What happens when you’re vacuuming along with your central vac unit and accidently suck up something that wasn’t meant to be sucked up? It’s a problem many central vacuum owners deal with each year. A toddler’s toy or a stray sock gets sucked into the hose and, in an instant, there’s a bad noise and no more suction. What do you do?
The first step is not to panic! Clogs and loss of suction can happen in any vacuum—whether it’s caused by accidentally sucked-up items or just a buildup of debris over time. The steps to fixing it are actually quite simple, and there’s almost no risk of doing damage to your central vacuum system. You can make fixes yourself or call for central vacuum repair in Palm Beach County, FL.
Troubleshooting to Fix the Suction
The first thing to do is locate the source of the blockage. Test the vacuum hoses in multiple rooms of your home. If the problem is confined to one, the blockage is somewhere in that specific line; if all rooms have an issue, the blockage is close to the central suction source.
- If a specific inlet is giving you trouble, turn on the vacuum and put your hand over the hose to create suction pressure. After a few seconds, let go and see if suction power is restored to that inlet. Keep trying 4-5 times to see if this alleviates the blockage—if not, keep troubleshooting.
- If building pressure doesn’t get rid of the clog, you may try using a plumber’s snake or fish tape to try and grip and physically extract the source of the blockage. Again, this will only work if the problem is confined to a specific inlet.
- If you can’t extract or force the blockage from a single inlet, it’s worth contacting a professional to inspect and repair your unit. Short of disassembling the entire channel, there might not be much more you can do aside from snaking it!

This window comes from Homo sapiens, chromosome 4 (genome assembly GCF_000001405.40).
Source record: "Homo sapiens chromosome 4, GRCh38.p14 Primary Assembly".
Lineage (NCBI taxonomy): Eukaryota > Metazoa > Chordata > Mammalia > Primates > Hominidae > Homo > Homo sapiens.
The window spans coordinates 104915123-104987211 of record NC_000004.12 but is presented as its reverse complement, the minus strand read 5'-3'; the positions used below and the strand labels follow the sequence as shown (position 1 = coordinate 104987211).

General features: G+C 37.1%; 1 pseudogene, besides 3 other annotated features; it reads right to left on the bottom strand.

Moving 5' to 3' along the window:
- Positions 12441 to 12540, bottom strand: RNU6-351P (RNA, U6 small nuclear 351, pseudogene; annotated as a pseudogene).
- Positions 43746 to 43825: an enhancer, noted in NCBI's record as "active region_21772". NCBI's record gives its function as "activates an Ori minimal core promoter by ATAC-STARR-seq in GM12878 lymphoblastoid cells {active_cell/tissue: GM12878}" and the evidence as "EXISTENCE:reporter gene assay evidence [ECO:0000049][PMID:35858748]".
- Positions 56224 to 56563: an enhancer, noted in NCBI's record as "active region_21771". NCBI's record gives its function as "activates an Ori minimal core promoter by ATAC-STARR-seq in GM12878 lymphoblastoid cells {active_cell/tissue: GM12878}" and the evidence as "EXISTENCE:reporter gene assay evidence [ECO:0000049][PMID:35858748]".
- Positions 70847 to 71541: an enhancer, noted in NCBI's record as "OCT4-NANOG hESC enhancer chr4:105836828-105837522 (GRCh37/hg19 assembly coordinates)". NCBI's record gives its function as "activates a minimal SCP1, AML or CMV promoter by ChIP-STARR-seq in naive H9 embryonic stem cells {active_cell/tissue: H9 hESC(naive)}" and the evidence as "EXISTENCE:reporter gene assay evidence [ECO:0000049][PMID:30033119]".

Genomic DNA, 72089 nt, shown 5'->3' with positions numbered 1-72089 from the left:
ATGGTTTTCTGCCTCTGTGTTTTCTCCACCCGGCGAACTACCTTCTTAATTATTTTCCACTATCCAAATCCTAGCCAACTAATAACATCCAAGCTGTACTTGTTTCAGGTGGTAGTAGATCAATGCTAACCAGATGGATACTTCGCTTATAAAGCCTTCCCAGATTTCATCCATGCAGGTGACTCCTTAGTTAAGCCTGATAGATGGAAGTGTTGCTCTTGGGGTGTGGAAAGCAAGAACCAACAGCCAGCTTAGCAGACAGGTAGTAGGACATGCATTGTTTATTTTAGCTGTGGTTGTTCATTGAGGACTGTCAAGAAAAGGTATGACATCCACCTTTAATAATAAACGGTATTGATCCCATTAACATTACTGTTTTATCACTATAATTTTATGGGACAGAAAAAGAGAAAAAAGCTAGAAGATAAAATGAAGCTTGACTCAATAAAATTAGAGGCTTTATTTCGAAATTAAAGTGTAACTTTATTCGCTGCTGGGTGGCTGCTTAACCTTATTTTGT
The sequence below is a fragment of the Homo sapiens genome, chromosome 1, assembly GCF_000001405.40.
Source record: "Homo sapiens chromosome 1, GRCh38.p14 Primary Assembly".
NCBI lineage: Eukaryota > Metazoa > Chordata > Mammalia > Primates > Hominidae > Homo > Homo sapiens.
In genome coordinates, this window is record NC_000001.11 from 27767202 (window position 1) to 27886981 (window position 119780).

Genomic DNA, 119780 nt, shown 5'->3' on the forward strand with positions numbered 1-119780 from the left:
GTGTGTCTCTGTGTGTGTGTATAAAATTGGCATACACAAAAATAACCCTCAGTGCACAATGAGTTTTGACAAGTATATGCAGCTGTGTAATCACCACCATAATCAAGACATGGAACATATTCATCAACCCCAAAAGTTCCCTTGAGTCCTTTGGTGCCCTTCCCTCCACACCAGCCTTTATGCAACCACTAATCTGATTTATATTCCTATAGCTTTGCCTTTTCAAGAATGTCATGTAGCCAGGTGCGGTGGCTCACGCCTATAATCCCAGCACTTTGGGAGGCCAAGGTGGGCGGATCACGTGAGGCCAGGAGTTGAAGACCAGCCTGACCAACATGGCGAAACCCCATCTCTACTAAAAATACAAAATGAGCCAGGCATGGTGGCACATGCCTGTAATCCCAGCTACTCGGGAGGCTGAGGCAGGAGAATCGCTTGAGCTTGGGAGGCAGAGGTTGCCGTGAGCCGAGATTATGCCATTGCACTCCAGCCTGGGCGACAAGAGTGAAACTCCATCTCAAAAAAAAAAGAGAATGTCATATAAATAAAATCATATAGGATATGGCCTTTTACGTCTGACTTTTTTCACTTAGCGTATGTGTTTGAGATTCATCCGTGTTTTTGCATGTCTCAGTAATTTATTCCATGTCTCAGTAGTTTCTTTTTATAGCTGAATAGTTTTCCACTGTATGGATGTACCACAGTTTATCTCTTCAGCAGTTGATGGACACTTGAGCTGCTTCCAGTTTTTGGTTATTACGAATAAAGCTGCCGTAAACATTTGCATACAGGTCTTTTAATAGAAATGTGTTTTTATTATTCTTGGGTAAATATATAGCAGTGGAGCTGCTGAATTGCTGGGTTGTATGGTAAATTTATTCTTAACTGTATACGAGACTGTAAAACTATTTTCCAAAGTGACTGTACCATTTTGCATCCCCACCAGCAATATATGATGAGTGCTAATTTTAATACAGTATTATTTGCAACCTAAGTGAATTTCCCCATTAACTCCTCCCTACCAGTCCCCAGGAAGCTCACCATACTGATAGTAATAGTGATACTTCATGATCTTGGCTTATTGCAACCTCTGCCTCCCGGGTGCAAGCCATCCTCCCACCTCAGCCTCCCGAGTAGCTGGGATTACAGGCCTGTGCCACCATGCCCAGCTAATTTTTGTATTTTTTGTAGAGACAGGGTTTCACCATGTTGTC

- For blockages that are near the central suction or at the heart of the system itself, the problem is most likely something to do with the collection area or the suction mechanism. Check these for debris, buildups and other impediments and remove them wherever possible.
These four steps will generally eradicate most common blockages and sources of frustration. You’re likely to find yourself fishing out that accidentally-suctioned sock or a big ol’ ball of lint, restoring the full suction power to your central vacuum unit.
Persistent Clogs and Blockages
If you find yourself with a major blockage that just won’t go away or clogs that creep up every few days or weeks, it’s a smart idea to call for central vacuum repair in Palm Beach County, FL. Recurring or extremely entrenched clogs are usually the sign of some other problem and may benefit from repairs by a professional.
Above all, don’t let blockages sit idly in your system and try to resolve them entirely before using your vacuum. Trying to vacuum with a blockage anywhere in the line is going to put undue strain on your system, leading to expensive failure or repairs.
Categorised in: Central Vacuum System Repair
This post was written by Writer